I found some great help in outlining the elements of this process in the classic book, “Disruptors,” by Kunal Mehta. It’s a collection of stories from real-life young entrepreneurs, all of whom chose to break away from the comfort and security of unfulfilling corporate careers to be entrepreneurs. It outlines their perspectives, struggles, and heartbreaks, as well as their successes.

In fact, Mehta focuses on a special class of entrepreneurs that he calls disruptors. These are ones behind many of the modern game-changing companies, like Pinterest and Foursquare. He notes that they all seem to exhibit a special extra focus on preparedness, duality (one foot in reality and the other foot out), and a keen self-awareness of what they have and what they want.

Yet I know from experience that being an entrepreneur in any fashion is not for everyone. It takes at the very least a special blend of confidence, passion, determination, leadership, and problem-solving abilities. Given these, Mehta outlines five specific steps to get started and stay ahead of the game, which I agree are essential and have paraphrased here:

  1. Be open to new opportunities and options. Too many people flat-line in their careers and accept being unhappy because they think there are few other options available to them. It’s up to you to constantly look for options inside and outside your own network, and be willing to make the adjustments to capitalize on them. Be prepared to experiment.

  2. Build the courage to “Think Different.” Fear is a dangerous emotion with which to guide your actions. Put it behind you by setting your own realistic metrics for success and happiness. Quit looking for critics to flood disbelief on your vision. If your intentions are genuine and your work ethic is strong, meaningful and lasting success is likely.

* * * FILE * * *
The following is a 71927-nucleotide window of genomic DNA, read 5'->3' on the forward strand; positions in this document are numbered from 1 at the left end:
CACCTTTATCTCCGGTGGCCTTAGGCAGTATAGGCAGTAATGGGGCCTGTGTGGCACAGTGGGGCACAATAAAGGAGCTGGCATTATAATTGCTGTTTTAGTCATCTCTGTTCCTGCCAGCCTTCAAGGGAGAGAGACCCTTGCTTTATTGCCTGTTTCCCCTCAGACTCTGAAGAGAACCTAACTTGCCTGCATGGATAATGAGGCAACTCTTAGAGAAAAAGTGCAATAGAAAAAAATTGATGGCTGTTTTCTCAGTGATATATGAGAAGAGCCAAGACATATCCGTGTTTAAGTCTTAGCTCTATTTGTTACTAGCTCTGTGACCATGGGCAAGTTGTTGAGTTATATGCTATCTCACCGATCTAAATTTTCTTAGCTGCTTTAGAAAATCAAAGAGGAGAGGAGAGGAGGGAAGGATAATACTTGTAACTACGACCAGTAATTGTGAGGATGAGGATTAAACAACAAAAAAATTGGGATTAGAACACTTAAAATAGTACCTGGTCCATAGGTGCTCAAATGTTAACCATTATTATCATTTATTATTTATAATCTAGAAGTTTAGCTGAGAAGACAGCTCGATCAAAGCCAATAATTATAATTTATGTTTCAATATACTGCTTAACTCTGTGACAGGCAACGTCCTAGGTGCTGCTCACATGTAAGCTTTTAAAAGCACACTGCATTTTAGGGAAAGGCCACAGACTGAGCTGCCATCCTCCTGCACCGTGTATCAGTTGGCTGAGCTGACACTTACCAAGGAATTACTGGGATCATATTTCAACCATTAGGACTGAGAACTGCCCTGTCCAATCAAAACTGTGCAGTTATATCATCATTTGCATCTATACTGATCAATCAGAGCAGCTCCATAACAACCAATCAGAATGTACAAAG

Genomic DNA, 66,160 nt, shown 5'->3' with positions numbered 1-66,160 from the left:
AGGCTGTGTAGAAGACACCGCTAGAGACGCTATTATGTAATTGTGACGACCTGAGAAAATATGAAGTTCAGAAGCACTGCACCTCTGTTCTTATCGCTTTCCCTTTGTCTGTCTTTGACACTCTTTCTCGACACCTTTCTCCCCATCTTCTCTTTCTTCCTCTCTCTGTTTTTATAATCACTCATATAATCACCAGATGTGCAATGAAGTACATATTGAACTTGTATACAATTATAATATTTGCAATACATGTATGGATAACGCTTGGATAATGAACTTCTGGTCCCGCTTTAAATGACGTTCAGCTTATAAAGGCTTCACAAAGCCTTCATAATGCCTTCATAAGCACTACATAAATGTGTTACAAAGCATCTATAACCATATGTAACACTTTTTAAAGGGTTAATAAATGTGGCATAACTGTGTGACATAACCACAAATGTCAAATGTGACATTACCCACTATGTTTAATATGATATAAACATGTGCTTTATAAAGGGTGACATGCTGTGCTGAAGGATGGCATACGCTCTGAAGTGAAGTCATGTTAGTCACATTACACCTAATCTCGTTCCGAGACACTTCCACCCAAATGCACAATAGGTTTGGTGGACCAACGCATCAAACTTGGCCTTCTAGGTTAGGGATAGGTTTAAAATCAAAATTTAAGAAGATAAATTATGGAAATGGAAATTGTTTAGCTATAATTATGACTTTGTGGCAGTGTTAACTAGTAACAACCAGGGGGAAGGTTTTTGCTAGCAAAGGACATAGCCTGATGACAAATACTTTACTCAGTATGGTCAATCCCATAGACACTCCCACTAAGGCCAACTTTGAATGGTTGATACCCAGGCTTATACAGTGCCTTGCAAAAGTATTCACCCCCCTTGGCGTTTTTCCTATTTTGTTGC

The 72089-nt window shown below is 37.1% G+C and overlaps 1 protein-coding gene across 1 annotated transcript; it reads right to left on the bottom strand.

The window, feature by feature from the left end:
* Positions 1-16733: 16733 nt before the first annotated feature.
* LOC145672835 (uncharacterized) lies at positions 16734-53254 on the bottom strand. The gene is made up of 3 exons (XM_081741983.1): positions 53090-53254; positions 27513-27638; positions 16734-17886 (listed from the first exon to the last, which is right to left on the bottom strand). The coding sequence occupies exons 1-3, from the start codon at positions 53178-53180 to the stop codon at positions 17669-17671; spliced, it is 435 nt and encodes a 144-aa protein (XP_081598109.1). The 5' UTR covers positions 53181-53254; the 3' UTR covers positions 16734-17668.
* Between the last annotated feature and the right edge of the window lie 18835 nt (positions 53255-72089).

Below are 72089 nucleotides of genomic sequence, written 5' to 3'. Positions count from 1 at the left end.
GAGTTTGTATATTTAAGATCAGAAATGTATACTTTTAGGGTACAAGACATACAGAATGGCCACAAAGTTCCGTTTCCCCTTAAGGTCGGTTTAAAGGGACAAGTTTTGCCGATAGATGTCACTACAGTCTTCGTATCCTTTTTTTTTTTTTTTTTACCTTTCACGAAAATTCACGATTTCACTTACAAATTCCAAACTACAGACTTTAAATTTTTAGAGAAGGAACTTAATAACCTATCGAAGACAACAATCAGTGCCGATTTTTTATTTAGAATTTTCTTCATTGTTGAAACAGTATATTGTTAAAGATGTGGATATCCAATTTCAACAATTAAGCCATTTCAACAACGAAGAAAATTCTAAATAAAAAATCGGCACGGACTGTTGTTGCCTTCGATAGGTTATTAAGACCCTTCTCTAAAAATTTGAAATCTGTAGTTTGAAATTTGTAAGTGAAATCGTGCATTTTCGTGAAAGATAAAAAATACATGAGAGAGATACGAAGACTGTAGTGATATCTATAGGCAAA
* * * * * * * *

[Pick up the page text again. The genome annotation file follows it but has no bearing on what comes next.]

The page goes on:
3. Expand your support group and test your limits. Find the men and women you wish to be more like, talk to them, study them, and learn from them. Surround yourself with people who are constantly striving to be better, and support each other. Erase the qualms about failing, and willingly accept failure if it comes, as the ultimate learning opportunity.

  4. Focus your efforts on creating value, not wealth. The glamour of wealth will quickly tarnish if you don’t feel passionate about the work you are doing. Find a role where you can work seven days a week without it feeling like a chore. Learn new skills that will make you an expert in that domain, and both satisfaction and wealth will follow.

  5. Take action now. Overcome complacency and re-test your limits to create impact in a more meaningful way. Set long-term goals, short-term goals, and micro-goals. Then write them down. By writing these goals, you add validity to each target and create a mental desire to see them fulfilled. Then accomplish one, sense the progress, and add another.

Thus it’s clear to me that your journey from corporate America to being an entrepreneur does not begin with just an innovative idea, or an annoying dissatisfaction. It has to start long before that, with a mindset event that drives a real change in behavior. That could be a burning need to fix a wrong, disdain of an existing system, or just the desire to be one’s own boss.

Regardless of the motivation, you should expect that the journey will be longer than you anticipate, and require immense courage. The rewards, as reported by everyone who has been there, will still be well worth it.

I do believe that every aspiring entrepreneur needs to look inward first, to understand their own drivers. So don’t be afraid to take a hard look in the mirror. Old habits die hard, and the longer you wait, the harder it will be to make the jump, and your odds of success go down. It’s a lot more fun to be a disruptor than to wish you were one.

Marty Zwilling

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Sunday, December 6, 2015

10 Practices That Lead To The Demise Of Any Business

business-failureUnfortunately, many entrepreneurs seem to prefer to fail their way to the top, rather than do some research and learn from the successes and mistakes of others. It seems to be part of the “fail fast, fail often” mantra often heard in Silicon Valley. As an advisor to many startups, I’m convinced it’s an expensive and painful approach, but I do see it used all too often.

In general I try to focus on the positives and tell entrepreneurs what works, but sometimes it’s important to reiterate the common things that simply don’t work. I remember a recent book by MJ Gottlieb, “How To Ruin A Business,” that highlights failures. He humbly outlines fifty-five of his own less-than-stellar business anecdotes over a career in business for all to see and avoid.